What’s the next pandemic if you consume civet products?
Animals, especially wild animals, are hosts to many different bacteria, viruses, and parasites that can cause diseases, a lot of which can infect humans, and can even cause pandemics. Those diseases are scientifically known as Zoonoses. Zoonoses are very popular among humans; scientists estimate that 6 out of 10 diseases found on humans originated from other animals, and for every 4 newly discovered diseases, 3 are from other animals, especially wild animals.
Like other wild animals, civets are hosts to many zoonoses that have a potential to transfer to humans. The SARS epidemic in China and neighboring countries in 2002 originated from a strain of coronavirus in the Chinese Rufous Horseshoe Bat (Rhinolophus sinicus), which consequently infected the Masked Palm Civet (Paguma larvata) and then transferred to humans. Additionally, the Owston’s Civet (Chrotogale owstoni) carries with them A-virus H5N1, causing chickenpox which has many times wrought havoc in many countries, including Vietnam. Other notable diseases from civets include rabies and other parasites such as roundworms, fungi, ticks, etc.
The cramped and dank living condition on civet farms is the ideal condition for diseases to spread. When civets are kept in very close proximity, one sick civet can infect tens or even hundreds of others. In a survey in Đắk Lắk and Lâm Đồng provinces, in one farm, there was a mass die-off of 200 civet individuals at a time, due to an unknown disease. This shows that, even with permission to operate, hygienic and medical conditions at these farms are not at all adequate, shrouding potentially deadly pandemic behind the scenes.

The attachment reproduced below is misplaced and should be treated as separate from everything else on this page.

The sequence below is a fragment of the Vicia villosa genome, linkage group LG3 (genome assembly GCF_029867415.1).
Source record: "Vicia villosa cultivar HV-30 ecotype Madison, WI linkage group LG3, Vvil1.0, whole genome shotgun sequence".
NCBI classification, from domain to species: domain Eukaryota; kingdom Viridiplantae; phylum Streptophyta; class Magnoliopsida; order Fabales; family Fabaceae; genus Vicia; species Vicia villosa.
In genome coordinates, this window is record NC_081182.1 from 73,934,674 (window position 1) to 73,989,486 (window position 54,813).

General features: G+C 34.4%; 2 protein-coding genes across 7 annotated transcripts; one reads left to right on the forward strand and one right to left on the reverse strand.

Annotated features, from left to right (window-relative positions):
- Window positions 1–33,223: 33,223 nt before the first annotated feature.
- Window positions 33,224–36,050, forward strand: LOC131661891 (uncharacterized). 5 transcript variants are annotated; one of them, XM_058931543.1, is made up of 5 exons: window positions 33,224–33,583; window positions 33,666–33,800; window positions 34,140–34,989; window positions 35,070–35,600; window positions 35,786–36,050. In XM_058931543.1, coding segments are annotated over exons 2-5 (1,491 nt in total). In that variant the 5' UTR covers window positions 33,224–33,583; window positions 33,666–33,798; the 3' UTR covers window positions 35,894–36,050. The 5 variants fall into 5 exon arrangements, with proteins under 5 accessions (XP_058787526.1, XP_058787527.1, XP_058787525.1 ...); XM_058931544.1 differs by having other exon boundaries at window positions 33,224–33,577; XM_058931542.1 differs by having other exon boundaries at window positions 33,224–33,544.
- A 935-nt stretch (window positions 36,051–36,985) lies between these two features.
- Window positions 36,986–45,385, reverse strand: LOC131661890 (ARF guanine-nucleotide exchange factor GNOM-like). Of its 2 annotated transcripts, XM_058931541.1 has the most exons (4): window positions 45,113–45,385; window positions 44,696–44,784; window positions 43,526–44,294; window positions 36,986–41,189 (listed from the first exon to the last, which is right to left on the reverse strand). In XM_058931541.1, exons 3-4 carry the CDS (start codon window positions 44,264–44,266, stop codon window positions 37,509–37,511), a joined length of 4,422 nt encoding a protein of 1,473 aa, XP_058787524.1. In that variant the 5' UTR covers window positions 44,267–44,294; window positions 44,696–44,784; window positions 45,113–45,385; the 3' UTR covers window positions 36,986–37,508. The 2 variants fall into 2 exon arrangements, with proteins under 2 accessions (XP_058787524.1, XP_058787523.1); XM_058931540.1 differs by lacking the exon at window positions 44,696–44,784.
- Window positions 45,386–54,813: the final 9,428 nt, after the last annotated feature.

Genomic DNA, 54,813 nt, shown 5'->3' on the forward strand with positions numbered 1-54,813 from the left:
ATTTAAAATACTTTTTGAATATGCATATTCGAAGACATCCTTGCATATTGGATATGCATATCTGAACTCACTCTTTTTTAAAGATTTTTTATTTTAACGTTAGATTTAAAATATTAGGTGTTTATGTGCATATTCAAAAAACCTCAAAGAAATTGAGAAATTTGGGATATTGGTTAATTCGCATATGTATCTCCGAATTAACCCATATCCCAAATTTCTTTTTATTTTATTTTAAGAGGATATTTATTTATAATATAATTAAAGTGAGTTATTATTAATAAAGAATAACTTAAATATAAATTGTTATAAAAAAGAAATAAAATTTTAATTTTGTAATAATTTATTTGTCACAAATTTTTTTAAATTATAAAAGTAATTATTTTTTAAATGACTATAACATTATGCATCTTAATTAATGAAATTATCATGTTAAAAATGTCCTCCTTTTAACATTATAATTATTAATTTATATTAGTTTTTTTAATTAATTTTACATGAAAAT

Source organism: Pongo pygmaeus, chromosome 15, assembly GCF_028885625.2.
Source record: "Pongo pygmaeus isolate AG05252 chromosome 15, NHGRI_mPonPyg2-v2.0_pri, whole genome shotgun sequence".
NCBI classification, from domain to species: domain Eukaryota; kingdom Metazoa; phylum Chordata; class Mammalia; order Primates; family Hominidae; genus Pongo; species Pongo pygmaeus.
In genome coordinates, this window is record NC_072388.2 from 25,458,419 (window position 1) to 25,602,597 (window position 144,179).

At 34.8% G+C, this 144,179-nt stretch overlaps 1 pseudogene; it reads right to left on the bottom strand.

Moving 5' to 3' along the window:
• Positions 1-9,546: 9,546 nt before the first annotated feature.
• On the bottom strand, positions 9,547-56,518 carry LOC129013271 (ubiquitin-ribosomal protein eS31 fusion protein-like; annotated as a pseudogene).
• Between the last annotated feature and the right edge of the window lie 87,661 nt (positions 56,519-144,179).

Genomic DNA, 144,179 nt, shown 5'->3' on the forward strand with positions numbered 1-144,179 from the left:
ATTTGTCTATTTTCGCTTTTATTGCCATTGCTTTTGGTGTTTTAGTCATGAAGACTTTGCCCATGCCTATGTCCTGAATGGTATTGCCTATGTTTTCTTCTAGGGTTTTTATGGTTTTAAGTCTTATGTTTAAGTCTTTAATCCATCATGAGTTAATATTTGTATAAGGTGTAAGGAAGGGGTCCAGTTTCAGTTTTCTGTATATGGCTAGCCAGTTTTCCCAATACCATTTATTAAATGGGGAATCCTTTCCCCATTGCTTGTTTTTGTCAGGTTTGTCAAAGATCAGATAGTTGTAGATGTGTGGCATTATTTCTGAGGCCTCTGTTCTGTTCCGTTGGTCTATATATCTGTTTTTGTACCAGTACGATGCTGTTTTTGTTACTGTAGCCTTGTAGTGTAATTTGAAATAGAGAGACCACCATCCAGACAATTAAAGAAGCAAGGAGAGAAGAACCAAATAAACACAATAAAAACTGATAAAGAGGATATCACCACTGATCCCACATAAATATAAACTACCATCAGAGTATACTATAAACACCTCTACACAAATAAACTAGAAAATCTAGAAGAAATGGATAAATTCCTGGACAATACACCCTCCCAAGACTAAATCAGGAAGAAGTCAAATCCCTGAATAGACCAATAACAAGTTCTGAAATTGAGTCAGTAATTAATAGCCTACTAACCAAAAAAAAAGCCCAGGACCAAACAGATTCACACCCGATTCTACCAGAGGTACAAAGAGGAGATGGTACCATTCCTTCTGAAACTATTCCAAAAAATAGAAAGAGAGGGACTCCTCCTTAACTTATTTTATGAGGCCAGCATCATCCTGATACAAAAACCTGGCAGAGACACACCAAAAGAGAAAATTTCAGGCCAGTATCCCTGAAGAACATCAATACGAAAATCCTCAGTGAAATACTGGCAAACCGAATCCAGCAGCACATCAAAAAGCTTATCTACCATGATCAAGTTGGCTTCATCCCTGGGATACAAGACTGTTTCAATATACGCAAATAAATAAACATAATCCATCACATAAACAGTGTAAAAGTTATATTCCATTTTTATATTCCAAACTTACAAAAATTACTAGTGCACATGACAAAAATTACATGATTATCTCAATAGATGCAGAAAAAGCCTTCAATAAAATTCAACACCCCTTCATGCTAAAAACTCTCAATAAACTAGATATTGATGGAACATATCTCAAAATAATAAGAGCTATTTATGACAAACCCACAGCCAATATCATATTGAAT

There have been a myriad of devastating epidemics that originate from wild animals, one of the more notable of which is COVID-19, a global pandemic that has caused more than 4.7 million deaths at the time of writing. The origin of the SARS-CoV-2 is still unconfirmed as of now, but the vast majority of evidence points to wild animals, particularly the Intermediate horseshoe bat (Rhinolophus affinis), and the Sunda Pangolin (Manis javanica). Another deadly disease is HIV/AIDS, originating from the chimpanzee (Pan troglodytes), which has caused 36.3 million deaths globally as of 2020.
When pandemics break out, aside from devastating impacts on humans, innocent animals also have to suffer. In early 2004, as an attempt to combat against the SARS epidemic, the Guangzhou authorities in China created the campaign to slaughter all civets in the province, causing the death of more than 10,000 of different animals. This could have dealt a heavy toll on the population of wild civets, when they themselves are at risk of extinction. Similar actions when another pandemic arrives could be the end of wild civets.